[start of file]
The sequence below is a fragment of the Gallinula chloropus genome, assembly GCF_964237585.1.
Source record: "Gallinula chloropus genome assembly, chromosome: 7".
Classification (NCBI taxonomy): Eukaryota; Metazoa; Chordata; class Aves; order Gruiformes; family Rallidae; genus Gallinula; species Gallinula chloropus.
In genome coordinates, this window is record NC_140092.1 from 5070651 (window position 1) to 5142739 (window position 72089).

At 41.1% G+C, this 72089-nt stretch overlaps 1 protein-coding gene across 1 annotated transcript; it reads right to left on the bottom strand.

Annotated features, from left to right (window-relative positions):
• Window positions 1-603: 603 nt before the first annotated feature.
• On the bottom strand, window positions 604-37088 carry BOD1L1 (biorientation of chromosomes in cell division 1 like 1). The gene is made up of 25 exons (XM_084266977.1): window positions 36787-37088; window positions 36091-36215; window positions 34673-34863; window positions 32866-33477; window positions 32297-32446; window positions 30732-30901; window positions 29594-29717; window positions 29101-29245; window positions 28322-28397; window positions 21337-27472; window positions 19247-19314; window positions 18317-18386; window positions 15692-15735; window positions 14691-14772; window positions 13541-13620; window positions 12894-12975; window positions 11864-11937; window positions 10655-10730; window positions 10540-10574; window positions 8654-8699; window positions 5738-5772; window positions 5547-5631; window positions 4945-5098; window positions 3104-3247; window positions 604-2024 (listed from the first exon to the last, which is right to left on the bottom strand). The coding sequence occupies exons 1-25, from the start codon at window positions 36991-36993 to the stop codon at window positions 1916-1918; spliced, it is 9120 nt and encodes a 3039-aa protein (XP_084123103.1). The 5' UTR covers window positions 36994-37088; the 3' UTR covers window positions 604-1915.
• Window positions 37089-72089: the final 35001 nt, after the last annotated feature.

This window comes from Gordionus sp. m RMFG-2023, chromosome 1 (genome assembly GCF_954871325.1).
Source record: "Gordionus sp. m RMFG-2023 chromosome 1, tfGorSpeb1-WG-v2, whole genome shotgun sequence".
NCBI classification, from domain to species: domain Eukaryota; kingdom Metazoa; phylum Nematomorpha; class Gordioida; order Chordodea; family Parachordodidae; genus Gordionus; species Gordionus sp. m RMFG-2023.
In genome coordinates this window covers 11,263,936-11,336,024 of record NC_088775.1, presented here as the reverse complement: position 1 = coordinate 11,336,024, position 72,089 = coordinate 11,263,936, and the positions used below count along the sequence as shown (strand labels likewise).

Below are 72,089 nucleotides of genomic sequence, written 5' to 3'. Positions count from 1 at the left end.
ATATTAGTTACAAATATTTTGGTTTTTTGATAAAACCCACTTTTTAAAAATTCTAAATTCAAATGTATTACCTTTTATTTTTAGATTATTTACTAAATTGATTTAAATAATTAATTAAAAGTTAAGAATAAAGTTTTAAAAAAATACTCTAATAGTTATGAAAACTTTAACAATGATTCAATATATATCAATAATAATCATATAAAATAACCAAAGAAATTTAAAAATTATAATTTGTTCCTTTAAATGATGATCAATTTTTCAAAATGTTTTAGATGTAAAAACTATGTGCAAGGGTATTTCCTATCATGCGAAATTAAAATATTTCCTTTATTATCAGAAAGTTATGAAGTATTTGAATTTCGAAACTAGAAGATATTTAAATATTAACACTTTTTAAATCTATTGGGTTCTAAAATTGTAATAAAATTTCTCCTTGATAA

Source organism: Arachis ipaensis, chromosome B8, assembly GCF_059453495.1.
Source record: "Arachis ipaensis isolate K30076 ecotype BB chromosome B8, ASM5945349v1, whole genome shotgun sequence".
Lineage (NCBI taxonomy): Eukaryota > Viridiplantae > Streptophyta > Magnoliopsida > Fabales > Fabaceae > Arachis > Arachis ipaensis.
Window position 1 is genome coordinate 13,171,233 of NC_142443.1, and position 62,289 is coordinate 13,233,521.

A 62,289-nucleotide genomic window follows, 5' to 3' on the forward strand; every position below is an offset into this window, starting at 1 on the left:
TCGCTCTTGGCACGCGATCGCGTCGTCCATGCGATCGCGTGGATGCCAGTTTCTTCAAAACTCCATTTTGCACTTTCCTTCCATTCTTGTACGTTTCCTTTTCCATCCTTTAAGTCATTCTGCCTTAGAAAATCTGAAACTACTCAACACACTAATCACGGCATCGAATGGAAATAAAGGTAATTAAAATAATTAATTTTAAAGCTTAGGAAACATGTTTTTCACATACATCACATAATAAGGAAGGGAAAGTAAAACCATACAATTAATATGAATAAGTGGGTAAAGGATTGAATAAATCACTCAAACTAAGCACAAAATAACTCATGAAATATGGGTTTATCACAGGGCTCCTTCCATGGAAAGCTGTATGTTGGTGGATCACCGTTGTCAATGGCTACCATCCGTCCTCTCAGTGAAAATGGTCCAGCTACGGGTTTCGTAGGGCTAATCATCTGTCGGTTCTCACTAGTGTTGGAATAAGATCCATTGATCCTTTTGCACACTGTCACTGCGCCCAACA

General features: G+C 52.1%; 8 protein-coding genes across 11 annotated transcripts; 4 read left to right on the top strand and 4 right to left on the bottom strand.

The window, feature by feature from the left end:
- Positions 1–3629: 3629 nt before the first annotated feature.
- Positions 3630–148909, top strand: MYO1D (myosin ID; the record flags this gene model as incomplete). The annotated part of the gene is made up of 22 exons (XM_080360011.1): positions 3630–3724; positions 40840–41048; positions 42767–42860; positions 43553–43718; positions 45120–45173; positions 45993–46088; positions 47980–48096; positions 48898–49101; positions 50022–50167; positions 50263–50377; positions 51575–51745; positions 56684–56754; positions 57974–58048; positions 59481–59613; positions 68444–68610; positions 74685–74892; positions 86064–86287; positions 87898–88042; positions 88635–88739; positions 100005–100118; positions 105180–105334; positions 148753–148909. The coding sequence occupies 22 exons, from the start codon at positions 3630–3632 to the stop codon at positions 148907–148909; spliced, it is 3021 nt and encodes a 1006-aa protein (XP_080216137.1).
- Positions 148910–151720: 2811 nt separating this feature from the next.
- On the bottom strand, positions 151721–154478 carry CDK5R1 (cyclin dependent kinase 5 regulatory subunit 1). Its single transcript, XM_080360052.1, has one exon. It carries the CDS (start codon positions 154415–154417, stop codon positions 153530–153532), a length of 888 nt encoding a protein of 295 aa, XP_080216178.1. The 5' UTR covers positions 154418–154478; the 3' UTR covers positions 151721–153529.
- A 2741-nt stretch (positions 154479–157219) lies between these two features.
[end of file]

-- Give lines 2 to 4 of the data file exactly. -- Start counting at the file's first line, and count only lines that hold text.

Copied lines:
Source record: "Gallinula chloropus genome assembly, chromosome: 7".
Classification (NCBI taxonomy): Eukaryota; Metazoa; Chordata; class Aves; order Gruiformes; family Rallidae; genus Gallinula; species Gallinula chloropus.
In genome coordinates, this window is record NC_140092.1 from 5070651 (window position 1) to 5142739 (window position 72089).